Legislation has effectively dismissed the contribution of half the population to the upbringing of the next generation, says Ruth Deech, the chairman of the Bar Standards Board.
Over the last half a century there has been a sea change in society’s attitude towards same-sex relationships, marriage and the family. Homosexuality has moved from criminal status to legalisation, from legalisation to acceptance and the same respectfulness as heterosexual relationships. We have now reached the stage where, in the event of an election victory, the Conservative leader has promised that civil partners will benefit from extended paternity and maternity leave (in the case of adoption or artificial insemination babies). David Cameron has also promised that proposals to extend flexible working and married couples’ tax breaks would be granted as well. He has stated that the party is no longer hostile to same sex couples.
While changes to the law which have given homosexual couples the same rights and responsibilities as heterosexual couples are welcome, there are two issues involving modern society’s attitude towards children which give me unease.
One is the new possibility of birth certificates for children born to couples of the same sex, which name two persons of the same sex as their parents. This is logical following on the extension of rights to same sex couples, but there is an issue of principle here, which is the truth. Sections of the 2008 Human Fertilisation and Embryology Act (HFEA) even allow a dead woman, never known to the baby and not related, to be named with her previous consent on the birth certificate by the choice of the birth mother, while preventing the child from having a father. Birth registration is about genetic inheritance (albeit that sometimes the truth is not told) and about the welfare of the child, not about the relationship, legal or otherwise, between the adults whose will gave rise to it. The birth certificate that names two female parents will disclose to anyone perusing it that the child was necessarily born from donor sperm or a donor embryo or a surrogate mother. It could even result in deception to exclude the natural father where the mother conceived naturally but uses this provision to cut him out of the child’s life.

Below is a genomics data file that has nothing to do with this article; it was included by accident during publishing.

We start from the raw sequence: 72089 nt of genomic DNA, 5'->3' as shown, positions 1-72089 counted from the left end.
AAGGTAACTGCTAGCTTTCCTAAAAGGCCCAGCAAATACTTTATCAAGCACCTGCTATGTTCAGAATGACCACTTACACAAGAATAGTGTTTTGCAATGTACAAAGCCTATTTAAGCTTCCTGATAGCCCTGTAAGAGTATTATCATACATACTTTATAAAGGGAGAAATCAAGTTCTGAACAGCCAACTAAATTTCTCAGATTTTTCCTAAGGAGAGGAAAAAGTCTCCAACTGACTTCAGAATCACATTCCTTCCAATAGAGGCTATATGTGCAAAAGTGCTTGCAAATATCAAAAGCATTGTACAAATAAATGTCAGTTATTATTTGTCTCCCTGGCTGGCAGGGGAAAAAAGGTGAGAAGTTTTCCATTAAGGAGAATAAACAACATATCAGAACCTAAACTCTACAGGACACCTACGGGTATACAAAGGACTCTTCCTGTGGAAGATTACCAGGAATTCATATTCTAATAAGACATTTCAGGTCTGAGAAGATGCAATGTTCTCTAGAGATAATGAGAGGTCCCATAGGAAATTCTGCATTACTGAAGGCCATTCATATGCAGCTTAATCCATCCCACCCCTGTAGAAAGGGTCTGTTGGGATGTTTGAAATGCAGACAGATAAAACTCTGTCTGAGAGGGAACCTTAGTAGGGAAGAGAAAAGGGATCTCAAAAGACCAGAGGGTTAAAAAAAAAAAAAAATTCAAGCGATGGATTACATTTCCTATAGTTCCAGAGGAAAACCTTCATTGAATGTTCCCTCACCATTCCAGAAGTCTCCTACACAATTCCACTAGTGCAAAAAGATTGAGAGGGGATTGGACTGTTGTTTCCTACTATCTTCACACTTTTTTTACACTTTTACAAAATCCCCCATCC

There are other ways for two adults of the same sex to gain parental responsibility over a baby, and it should not have to be through the birth certificate. It puts the demands of the adults ahead of the rights of children to know and benefit from both sides of their genetic makeup. It sits uneasily with the ending of donor anonymity in reproduction generally, and for the call for mothers to name fathers on birth certificates. This is not a moral issue; it is about disguising true facts, and it is about confusing biological parenthood with legal and social parenthood. Civil partnerships do still differ from marriage a little, and this is an area where the difference ought to be preserved with justification.
The other area of regret for me is the removal from the law of the provision in the 2000 HFEA that when a doctor is considering whether or not to give infertility treatment to a woman, he or she had to consider the welfare of the potential baby, “including the child’s need for a father.” It was removed on the ground that it was discriminatory against single mothers and lesbians, and replaced by the need to check for “supportive parenting”, whatever that may mean. Reproductive services are in fact quite readily available to single women, and it is thought that about 25 per cent of lesbian couples have children. I regret the downgrading of the father as a person of importance – the legislative dismissal of the contribution of half the population to the upbringing of the next generation. The removal of the requirement to consider the need for a father is to make a fresh statement that the child does not need a father, no matter how liberally the old law’s requirement was interpreted. It sends a message to men, at a time when many of them feel undermined as providers and parents, contrary to government policy in this field.
Read more: www.telegraph.co.uk